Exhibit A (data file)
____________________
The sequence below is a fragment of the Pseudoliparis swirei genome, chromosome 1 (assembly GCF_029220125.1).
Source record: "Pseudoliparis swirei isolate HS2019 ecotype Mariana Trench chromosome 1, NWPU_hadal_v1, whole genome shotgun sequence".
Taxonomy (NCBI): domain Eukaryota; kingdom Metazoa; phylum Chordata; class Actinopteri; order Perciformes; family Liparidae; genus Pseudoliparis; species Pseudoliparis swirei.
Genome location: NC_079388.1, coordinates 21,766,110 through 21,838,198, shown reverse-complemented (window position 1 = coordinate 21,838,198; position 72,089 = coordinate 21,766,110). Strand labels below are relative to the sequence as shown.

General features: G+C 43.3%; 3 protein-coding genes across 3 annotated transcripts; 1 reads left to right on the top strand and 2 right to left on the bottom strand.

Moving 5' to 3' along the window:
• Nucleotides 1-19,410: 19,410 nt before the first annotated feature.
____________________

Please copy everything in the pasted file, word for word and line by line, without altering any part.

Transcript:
The sequence below is a fragment of the Pseudoliparis swirei genome, chromosome 1 (assembly GCF_029220125.1).
Source record: "Pseudoliparis swirei isolate HS2019 ecotype Mariana Trench chromosome 1, NWPU_hadal_v1, whole genome shotgun sequence".
Taxonomy (NCBI): domain Eukaryota; kingdom Metazoa; phylum Chordata; class Actinopteri; order Perciformes; family Liparidae; genus Pseudoliparis; species Pseudoliparis swirei.
Genome location: NC_079388.1, coordinates 21,766,110 through 21,838,198, shown reverse-complemented (window position 1 = coordinate 21,838,198; position 72,089 = coordinate 21,766,110). Strand labels below are relative to the sequence as shown.

General features: G+C 43.3%; 3 protein-coding genes across 3 annotated transcripts; 1 reads left to right on the top strand and 2 right to left on the bottom strand.

Moving 5' to 3' along the window:
• Nucleotides 1-19,410: 19,410 nt before the first annotated feature.